Overweight teens face dramatically increased heart risks later in life

In past blogs, I’ve told you that the obesity epidemic among teens not only results in “Obese children showing signs of heart disease,” but that “Obese Children are Twice as Likely to Die Young.” New research is showing that it’s even worse than I thought.

The Washington Post reports that “teenagers who are overweight – or even just at the high end of normal weight – are at increased risk for developing heart disease when they become adults, even if they don’t grow up to be overweight,” according to a study published in the New England Journal of Medicine.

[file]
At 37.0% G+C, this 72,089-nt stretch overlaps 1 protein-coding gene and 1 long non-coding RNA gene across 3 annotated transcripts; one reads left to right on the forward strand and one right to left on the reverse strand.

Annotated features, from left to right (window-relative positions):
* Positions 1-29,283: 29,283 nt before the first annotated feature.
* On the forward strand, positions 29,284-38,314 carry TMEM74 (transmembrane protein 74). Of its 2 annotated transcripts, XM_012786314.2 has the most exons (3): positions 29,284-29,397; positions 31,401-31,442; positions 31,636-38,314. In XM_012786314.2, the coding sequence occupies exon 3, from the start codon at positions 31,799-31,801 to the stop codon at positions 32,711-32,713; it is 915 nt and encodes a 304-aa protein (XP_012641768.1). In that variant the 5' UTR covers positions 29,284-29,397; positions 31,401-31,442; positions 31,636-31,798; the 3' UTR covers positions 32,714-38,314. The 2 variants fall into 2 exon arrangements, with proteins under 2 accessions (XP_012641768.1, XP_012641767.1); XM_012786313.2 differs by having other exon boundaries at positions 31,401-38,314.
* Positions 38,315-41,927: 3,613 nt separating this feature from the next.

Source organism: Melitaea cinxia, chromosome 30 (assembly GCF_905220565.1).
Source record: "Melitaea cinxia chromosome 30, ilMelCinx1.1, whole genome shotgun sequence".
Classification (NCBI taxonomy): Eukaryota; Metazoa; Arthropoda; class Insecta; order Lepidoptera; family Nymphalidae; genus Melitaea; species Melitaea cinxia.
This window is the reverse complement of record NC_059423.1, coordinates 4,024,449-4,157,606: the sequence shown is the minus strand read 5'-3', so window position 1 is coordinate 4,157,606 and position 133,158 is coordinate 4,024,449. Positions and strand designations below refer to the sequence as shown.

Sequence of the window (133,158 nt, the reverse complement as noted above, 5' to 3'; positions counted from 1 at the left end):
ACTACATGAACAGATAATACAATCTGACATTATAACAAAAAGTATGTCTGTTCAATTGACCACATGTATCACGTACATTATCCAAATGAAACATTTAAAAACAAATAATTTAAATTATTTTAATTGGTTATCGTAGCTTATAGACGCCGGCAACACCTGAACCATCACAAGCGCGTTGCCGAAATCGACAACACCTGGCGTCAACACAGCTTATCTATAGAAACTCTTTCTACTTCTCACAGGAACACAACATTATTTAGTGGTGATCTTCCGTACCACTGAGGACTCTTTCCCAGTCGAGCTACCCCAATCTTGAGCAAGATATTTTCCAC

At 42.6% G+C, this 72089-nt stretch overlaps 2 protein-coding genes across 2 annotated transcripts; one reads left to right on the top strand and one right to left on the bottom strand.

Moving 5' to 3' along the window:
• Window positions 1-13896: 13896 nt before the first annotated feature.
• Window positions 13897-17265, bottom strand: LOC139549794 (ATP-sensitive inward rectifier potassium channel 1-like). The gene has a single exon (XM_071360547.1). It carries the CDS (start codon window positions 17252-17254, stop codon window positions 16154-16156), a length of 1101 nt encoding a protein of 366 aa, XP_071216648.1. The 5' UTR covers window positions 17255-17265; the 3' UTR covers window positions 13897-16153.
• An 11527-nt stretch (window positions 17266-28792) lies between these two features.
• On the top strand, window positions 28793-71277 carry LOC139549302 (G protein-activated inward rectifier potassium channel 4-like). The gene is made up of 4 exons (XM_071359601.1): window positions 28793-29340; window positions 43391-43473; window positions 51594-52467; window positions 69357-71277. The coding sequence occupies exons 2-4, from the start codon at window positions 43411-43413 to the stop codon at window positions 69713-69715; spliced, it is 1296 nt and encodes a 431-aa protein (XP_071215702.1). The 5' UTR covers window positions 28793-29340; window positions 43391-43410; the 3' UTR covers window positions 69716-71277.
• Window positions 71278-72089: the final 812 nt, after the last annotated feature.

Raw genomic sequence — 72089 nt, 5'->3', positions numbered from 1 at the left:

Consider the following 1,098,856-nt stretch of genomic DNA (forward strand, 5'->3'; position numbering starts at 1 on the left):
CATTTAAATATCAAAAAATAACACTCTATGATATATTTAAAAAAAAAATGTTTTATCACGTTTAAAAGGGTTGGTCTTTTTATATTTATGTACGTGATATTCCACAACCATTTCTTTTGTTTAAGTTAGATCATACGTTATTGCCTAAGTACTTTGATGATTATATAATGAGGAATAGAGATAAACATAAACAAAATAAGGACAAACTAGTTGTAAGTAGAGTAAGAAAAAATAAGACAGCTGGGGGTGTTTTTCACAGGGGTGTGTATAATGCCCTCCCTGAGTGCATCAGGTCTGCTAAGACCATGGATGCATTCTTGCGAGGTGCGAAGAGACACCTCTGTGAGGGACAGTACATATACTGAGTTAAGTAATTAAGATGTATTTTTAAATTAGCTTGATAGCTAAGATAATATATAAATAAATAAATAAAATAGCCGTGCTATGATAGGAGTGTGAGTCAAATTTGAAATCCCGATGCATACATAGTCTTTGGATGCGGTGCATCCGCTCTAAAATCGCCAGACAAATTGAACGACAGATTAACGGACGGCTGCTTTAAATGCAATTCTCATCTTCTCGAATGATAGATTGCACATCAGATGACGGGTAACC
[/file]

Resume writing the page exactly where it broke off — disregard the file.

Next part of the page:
Researchers looked at data on “more than 37,000 teenagers,” and “found that the more they weighed when they were 17 years old, the greater their likelihood of having started to develop heart disease by the time they reached their 30s or 40s.”

CNN /Health.com reports that “the good news is that the same was not true of diabetes.” A man’s BMI as an adult, but not as a teen, was linked to an increased risk of developing type 2 diabetes, so slimming down by eating right and exercising appears to go a long way toward preventing the onset of the disease, the researchers say.”

Nevertheless, for parents, helping our children make highly healthy decisions about sleep, exercise, and nutrition can be lifesaving for them.

If you’d like some help doing this, consider getting a copy of my book, SuperSized Kids: How to protect your child from the obesity threat.

The softcover (regularly $12.99) is on sale for $1.99 here and the hardcover (regularly $22.99) on sale for $3.99 here.